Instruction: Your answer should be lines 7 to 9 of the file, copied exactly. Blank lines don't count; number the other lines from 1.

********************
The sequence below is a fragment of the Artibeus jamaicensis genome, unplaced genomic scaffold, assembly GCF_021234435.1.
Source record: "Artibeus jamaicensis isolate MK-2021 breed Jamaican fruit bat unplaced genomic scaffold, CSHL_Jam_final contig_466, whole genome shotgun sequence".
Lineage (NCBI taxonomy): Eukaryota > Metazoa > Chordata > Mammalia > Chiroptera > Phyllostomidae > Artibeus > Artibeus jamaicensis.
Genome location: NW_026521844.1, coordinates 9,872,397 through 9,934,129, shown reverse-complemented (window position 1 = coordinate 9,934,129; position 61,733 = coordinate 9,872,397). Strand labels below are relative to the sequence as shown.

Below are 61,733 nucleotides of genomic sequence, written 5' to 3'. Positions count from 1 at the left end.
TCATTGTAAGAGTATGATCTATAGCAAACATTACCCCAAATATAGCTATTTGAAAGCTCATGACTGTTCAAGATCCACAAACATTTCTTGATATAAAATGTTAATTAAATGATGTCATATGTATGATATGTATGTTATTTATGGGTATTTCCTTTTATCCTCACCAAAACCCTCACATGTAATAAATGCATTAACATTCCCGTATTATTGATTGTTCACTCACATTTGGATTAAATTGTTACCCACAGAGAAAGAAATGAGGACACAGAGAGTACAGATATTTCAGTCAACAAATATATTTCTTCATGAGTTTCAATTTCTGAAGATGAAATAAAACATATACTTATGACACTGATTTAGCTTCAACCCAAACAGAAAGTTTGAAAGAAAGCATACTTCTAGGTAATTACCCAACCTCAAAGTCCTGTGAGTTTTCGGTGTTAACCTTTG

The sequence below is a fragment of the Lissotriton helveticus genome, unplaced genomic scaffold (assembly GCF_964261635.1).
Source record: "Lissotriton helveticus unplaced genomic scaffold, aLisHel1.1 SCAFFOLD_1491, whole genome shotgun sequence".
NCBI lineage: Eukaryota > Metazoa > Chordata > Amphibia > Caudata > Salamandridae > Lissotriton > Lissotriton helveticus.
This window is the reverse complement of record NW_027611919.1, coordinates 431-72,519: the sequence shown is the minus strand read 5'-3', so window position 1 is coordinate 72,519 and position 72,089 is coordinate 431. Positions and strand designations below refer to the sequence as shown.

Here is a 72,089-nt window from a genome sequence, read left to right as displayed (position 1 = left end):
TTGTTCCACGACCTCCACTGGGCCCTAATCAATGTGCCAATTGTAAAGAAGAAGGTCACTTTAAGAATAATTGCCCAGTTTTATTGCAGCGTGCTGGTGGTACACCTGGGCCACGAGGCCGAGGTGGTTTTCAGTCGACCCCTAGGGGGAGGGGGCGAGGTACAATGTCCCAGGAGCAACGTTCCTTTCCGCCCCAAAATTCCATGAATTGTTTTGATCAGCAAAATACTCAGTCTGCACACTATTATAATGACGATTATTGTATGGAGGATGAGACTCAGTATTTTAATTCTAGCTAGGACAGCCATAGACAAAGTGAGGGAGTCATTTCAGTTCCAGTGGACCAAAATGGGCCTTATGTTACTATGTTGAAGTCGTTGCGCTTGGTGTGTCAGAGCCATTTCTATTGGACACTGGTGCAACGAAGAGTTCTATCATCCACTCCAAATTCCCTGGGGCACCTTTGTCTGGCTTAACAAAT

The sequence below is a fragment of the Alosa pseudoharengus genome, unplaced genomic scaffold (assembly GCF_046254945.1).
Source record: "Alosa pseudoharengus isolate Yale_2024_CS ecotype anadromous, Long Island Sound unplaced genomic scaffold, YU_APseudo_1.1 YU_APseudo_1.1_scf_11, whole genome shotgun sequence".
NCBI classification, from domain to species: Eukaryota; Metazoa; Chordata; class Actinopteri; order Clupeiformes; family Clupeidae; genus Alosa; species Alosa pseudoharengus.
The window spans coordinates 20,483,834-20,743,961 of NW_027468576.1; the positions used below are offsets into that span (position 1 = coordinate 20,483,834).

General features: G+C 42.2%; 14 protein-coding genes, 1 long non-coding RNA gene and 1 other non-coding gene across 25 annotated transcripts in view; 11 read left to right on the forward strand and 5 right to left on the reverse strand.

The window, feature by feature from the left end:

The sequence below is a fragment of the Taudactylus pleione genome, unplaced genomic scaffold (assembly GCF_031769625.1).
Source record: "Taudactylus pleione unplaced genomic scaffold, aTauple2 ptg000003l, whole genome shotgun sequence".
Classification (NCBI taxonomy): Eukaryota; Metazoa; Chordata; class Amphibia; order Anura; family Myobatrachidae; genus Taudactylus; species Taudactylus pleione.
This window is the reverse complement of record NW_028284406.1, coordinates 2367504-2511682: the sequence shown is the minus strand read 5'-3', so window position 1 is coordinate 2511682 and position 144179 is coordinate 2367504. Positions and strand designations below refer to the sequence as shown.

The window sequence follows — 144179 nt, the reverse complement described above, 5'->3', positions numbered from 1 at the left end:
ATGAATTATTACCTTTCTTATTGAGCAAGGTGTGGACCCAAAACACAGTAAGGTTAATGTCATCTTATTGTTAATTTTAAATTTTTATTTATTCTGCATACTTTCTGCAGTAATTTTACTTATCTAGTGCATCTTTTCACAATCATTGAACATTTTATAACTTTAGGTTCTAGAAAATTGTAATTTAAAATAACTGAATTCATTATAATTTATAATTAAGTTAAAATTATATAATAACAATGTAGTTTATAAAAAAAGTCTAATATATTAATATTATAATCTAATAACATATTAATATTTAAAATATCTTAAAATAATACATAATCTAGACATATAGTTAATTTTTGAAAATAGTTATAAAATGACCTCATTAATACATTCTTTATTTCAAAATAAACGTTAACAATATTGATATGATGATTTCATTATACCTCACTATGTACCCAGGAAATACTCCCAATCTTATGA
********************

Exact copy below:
The sequence below is a fragment of the Lissotriton helveticus genome, unplaced genomic scaffold (assembly GCF_964261635.1).
Source record: "Lissotriton helveticus unplaced genomic scaffold, aLisHel1.1 SCAFFOLD_1491, whole genome shotgun sequence".
NCBI lineage: Eukaryota > Metazoa > Chordata > Amphibia > Caudata > Salamandridae > Lissotriton > Lissotriton helveticus.